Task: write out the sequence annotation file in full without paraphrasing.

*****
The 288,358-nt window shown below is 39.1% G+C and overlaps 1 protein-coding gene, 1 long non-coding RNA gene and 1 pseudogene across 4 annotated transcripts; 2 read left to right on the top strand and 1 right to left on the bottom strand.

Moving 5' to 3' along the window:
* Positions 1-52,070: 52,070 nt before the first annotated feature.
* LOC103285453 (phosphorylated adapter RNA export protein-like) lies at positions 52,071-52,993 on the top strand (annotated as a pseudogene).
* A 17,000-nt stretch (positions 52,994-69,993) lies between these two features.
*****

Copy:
The 288,358-nt window shown below is 39.1% G+C and overlaps 1 protein-coding gene, 1 long non-coding RNA gene and 1 pseudogene across 4 annotated transcripts; 2 read left to right on the top strand and 1 right to left on the bottom strand.

Moving 5' to 3' along the window:
* Positions 1-52,070: 52,070 nt before the first annotated feature.
* LOC103285453 (phosphorylated adapter RNA export protein-like) lies at positions 52,071-52,993 on the top strand (annotated as a pseudogene).
* A 17,000-nt stretch (positions 52,994-69,993) lies between these two features.